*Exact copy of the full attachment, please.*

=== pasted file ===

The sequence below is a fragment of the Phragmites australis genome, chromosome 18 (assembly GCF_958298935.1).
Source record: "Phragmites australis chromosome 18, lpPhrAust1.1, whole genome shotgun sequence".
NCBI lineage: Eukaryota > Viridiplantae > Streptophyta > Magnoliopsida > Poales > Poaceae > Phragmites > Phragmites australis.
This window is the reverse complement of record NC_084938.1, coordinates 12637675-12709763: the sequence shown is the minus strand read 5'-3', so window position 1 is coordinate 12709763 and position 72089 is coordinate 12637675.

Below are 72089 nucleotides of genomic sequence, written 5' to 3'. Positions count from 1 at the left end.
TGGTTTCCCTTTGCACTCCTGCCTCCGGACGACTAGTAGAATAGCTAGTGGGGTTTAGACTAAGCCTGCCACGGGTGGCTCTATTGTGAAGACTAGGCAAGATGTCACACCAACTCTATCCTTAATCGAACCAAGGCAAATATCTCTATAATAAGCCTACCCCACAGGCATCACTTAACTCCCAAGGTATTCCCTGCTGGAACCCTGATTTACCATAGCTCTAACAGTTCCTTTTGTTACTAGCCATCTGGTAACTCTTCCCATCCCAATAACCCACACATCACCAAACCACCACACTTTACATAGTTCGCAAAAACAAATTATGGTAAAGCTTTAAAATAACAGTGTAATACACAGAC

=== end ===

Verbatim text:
The sequence below is a fragment of the Phragmites australis genome, chromosome 18 (assembly GCF_958298935.1).
Source record: "Phragmites australis chromosome 18, lpPhrAust1.1, whole genome shotgun sequence".
NCBI lineage: Eukaryota > Viridiplantae > Streptophyta > Magnoliopsida > Poales > Poaceae > Phragmites > Phragmites australis.
This window is the reverse complement of record NC_084938.1, coordinates 12637675-12709763: the sequence shown is the minus strand read 5'-3', so window position 1 is coordinate 12709763 and position 72089 is coordinate 12637675.

Below are 72089 nucleotides of genomic sequence, written 5' to 3'. Positions count from 1 at the left end.
TGGTTTCCCTTTGCACTCCTGCCTCCGGACGACTAGTAGAATAGCTAGTGGGGTTTAGACTAAGCCTGCCACGGGTGGCTCTATTGTGAAGACTAGGCAAGATGTCACACCAACTCTATCCTTAATCGAACCAAGGCAAATATCTCTATAATAAGCCTACCCCACAGGCATCACTTAACTCCCAAGGTATTCCCTGCTGGAACCCTGATTTACCATAGCTCTAACAGTTCCTTTTGTTACTAGCCATCTGGTAACTCTTCCCATCCCAATAACCCACACATCACCAAACCACCACACTTTACATAGTTCGCAAAAACAAATTATGGTAAAGCTTTAAAATAACAGTGTAATACACAGAC